Shia LaBeouf is a changed man. And it looks as though the spiritual prep for his latest movie role deserves a lot of the credit.
Playing the lead in the upcoming biopic "Padre Pio" appears to have guided the actor toward a new commitment to Christianity.
The film relays the real life story of one of the most beloved Catholic priests and humanitarian figures, an individual who within Catholicism has been given the designation of "Saint."
Padre Pio was an Italian Franciscan Capuchin friar who was canonized by Pope John Paul II in 2002 and has been venerated in the Roman Catholic Church ever since.
He was known around the globe for manifestations that many believe could only have emanated from above.
Over the course of his lifetime in shepherding his flock, he exhibited numerous supernatural phenomena and miraculous occurrences, including the marks of stigmata (wounds on the body that correspond to those suffered by the crucified Christ), visions, healings, and the ability to bi-locate and prophesy.
The Sanctuary of Saint Pio of Pietrelcina is located in the Province of Foggia, Italy, the southern Italian region (Puglia), where much of the filming of the "Padre Pio" movie took place.
Shia accepted the starring role of the film in the summer of 2021 and immediately arranged to spend time with a group of Capuchin Franciscan friars who resided in Northern California.
Traveling later to Rome, he went to stay at a monastery in southern Italy, the same locale in which the movie had initially been filmed. He even chose to sleep in the same bed where Padre Pio had rested his head.
In a recent conversation with Bishop Robert Barron, Shia revealed how he was led to become a Catholic Christian.
Referring to the time spent at the California monastery, he said, "When I walked into this, my life was on fire."
The "fire" which he spoke related to the personal tribulation he was going through, not only dealing with feelings of shame and depression, but even thoughts of ending it all. This was because back in 2020 his former girlfriend had sued him, accusing him of sexual assault.
In the aftermath of the debilitating experience, Shia parted with his agency and made the decision to take time off from his career.
He described a moment where serious suicidal thoughts were flooding his mind.
"I had a gun on the table. I was outta here," he said.
"I didn't want to be alive anymore when all this happened."
He also described the depth of emotion that had overtaken him.
"Shame like I had never experienced before — the kind of shame that you forget how to breathe. You don't know where to go. . . ," he said.
He came to a point where his past actions made him feel as though he wasn’t worthy of being loved by God or of being received into a faith community.
He would soon be in for a blessed surprise. Living with the friars, he got to experience the love and support his heart and soul were aching for.
As Shia interacted with the friars and immersed himself in the Bible, he felt an "invite" to "let go" of obstacles.
Learning about the gifts of repentance, redemption and forgiveness convinced him of that all-important truth – in God's eyes he is, as we all are, precious, worthy, and yes, loved beyond measure.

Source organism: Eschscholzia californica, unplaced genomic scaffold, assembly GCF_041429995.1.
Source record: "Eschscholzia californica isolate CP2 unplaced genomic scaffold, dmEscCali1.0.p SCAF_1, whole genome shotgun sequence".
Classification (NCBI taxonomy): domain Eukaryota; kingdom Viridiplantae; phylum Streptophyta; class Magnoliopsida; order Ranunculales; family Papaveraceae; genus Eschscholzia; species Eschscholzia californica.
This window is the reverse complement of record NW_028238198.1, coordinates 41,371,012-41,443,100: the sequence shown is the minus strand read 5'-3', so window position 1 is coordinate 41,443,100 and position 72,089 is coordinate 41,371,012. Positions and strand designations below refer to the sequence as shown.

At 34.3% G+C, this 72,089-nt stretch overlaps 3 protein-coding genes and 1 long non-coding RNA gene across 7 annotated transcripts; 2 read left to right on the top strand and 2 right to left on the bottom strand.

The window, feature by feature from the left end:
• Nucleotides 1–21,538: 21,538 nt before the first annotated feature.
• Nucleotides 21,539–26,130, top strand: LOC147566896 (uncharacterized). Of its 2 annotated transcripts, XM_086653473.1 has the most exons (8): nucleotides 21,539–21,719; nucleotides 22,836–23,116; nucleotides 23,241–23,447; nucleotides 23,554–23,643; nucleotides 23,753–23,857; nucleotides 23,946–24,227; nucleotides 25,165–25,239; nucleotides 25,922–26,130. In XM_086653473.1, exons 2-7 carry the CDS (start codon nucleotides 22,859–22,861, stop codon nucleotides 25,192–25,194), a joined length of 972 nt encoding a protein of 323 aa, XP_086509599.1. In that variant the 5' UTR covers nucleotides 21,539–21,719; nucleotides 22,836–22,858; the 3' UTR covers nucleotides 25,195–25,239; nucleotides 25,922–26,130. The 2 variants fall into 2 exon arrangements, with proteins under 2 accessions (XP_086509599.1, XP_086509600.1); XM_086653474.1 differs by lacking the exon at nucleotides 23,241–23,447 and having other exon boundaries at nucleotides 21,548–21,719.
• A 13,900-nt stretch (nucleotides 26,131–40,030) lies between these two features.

"It was seeing other people who have sinned beyond anything I could ever conceptualize also being found in Christ that made me feel like, 'Oh, that gives me hope,'" he explained.
"I started hearing experiences of other depraved people who had found their way in this, and it made me feel like I had permission."
A transformational event in Shia’s personal journey was experiencing the Catholic Mass in its traditional Latin form.
"While we were practicing Latin Mass, I was having genuine emotional experiences," he said.
Shia thought he had taken on the "Padre Pio" movie part for career reasons. However, he eventually came to realize that the Ultimate Director was working on a most beautiful subplot.
"I know now that God was using my ego to draw me to Him. Drawing me away from worldly desires. It was all happening simultaneously," he said. "The reach-out had happened. I was already there, I had nowhere to go. This was the last stop on the train. There was nowhere else to go — in every sense."
No doubt Shia’s spiritual path has been a unique one. His mother is Jewish and his father is a Christian. Both a bar mitzvah and a baptism graced his childhood.
As his first religious denomination, he chose his mother's Jewish faith. Then in 2004 he shared that he had a "personal relationship with God that happens to work within the confines of Judaism."
He later discovered his father's Christian conviction while filming a movie. He said in an interview in 2014, "I found God doing [the film] Fury. I became a Christian man. Brad [Pitt] was really instrumental in guiding my head through this."
In June of 2022, while at a park in Pasadena, California, he was seen reuniting with his estranged father, where the two read from Holy Bibles as they sat next to one another.
Shia sees his religious pilgrimage as analogous to his method acting approach.
"I like to be immersive," he said. "I like all immersive experiences, not just acting. That's probably why I like Catholicism as well. I like adventure, and that requires full immersion."
It seems to me that we could all use an immersive experience in faith these days.
"Padre Pio" is scheduled to premiere at the 2022 Venice International Film Festival, which runs from Aug. 31 to Sept. 10.
James Hirsen, J.D., M.A., in media psychology, is a New York Times best-selling author, media analyst, and law professor. Visit Newsmax TV Hollywood. Read James Hirsen's Reports — More Here.
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